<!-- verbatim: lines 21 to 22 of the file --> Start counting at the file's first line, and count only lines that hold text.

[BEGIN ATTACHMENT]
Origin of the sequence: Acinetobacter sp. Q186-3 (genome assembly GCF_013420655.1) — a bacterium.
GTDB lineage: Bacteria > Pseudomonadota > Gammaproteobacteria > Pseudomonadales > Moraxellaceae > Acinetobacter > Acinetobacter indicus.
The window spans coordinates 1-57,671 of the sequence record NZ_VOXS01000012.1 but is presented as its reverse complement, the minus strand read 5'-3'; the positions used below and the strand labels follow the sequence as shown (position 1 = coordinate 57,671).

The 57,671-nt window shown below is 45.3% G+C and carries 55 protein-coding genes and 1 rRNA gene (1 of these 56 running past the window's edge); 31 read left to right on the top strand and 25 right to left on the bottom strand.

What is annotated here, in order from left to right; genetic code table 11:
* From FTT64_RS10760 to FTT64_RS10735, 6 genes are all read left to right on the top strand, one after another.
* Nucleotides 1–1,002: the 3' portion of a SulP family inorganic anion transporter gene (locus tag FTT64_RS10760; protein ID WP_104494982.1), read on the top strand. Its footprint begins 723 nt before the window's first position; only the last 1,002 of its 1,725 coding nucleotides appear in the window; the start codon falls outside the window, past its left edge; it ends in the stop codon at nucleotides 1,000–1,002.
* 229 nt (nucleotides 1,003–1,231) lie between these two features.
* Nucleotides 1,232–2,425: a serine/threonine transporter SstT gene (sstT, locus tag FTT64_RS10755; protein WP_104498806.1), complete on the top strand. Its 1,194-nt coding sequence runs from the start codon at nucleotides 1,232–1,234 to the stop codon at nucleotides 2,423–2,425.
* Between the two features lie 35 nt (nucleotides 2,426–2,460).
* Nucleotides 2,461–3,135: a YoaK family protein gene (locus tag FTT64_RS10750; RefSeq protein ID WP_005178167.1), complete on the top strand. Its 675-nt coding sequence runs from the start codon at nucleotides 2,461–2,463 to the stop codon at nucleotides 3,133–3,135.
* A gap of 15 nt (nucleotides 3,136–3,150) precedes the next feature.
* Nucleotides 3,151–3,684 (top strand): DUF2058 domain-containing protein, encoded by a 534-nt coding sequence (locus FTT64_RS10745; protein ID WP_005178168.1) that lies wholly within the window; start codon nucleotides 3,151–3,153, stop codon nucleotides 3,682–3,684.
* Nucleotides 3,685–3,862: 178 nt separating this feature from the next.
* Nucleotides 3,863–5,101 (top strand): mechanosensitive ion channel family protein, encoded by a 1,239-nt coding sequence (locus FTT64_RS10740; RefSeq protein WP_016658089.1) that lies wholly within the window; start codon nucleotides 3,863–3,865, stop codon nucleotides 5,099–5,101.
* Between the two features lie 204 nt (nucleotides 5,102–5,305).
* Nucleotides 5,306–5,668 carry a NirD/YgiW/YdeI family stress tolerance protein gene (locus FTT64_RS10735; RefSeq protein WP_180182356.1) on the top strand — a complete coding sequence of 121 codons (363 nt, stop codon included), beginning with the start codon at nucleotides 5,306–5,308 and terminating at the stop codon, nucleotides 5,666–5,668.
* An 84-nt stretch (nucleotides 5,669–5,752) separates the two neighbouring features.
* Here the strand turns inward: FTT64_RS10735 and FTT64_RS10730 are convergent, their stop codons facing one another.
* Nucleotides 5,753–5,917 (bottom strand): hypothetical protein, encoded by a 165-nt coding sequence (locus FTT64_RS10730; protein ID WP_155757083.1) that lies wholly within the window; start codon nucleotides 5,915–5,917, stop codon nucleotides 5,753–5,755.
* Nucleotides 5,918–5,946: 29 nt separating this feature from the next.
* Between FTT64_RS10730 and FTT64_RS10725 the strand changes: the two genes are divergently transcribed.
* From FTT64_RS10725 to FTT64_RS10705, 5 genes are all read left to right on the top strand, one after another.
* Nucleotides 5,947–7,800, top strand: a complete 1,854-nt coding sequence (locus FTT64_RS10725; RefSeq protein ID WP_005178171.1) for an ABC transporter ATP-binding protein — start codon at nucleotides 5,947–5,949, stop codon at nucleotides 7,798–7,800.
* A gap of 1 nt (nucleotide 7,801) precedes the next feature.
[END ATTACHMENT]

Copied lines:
* Nucleotides 5,918–5,946: 29 nt separating this feature from the next.
* Between FTT64_RS10730 and FTT64_RS10725 the strand changes: the two genes are divergently transcribed.